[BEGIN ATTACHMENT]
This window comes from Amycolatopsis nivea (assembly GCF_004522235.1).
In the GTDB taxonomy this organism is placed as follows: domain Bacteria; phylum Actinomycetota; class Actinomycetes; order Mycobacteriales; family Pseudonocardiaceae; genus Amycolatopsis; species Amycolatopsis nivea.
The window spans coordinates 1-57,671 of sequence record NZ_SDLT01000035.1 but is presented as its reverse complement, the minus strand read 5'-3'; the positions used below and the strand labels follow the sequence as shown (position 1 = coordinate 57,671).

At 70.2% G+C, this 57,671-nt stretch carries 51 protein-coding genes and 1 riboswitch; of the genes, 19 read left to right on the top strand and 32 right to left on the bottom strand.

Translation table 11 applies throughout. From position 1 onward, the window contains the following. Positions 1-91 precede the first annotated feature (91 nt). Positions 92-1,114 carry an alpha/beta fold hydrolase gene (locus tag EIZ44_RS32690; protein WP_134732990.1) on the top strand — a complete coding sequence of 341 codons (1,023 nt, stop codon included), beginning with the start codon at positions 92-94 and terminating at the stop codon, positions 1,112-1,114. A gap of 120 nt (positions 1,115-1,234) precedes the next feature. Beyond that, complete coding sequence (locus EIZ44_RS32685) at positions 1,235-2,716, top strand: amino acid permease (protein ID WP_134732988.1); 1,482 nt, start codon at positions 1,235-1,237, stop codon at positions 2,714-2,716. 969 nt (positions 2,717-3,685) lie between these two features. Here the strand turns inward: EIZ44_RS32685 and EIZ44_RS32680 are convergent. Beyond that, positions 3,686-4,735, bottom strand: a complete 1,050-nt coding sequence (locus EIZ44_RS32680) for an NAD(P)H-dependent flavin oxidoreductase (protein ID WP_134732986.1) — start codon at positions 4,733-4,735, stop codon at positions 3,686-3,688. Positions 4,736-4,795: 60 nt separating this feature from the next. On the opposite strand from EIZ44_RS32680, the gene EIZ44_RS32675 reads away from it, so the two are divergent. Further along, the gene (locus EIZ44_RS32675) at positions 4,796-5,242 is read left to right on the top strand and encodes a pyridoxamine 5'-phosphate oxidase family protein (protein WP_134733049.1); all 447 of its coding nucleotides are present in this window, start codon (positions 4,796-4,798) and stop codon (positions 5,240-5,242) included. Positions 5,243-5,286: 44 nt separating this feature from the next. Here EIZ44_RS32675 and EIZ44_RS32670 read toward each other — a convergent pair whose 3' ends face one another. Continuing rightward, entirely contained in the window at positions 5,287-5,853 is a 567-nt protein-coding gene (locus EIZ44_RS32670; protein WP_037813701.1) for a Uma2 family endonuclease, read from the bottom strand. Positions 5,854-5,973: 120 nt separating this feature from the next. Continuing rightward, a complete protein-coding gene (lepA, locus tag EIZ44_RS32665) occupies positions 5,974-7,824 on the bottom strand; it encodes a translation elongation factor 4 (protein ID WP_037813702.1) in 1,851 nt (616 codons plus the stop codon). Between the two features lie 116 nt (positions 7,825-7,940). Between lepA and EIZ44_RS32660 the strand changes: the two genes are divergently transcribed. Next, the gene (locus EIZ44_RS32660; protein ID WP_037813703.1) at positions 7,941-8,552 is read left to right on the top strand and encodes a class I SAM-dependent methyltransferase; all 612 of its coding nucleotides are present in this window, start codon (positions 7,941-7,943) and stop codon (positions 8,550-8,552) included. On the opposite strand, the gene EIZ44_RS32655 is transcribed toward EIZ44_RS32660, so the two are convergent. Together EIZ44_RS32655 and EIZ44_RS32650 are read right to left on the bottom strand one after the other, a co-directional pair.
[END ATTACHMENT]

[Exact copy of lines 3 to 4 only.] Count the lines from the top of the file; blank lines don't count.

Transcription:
The window spans coordinates 1-57,671 of sequence record NZ_SDLT01000035.1 but is presented as its reverse complement, the minus strand read 5'-3'; the positions used below and the strand labels follow the sequence as shown (position 1 = coordinate 57,671).

At 70.2% G+C, this 57,671-nt stretch carries 51 protein-coding genes and 1 riboswitch; of the genes, 19 read left to right on the top strand and 32 right to left on the bottom strand.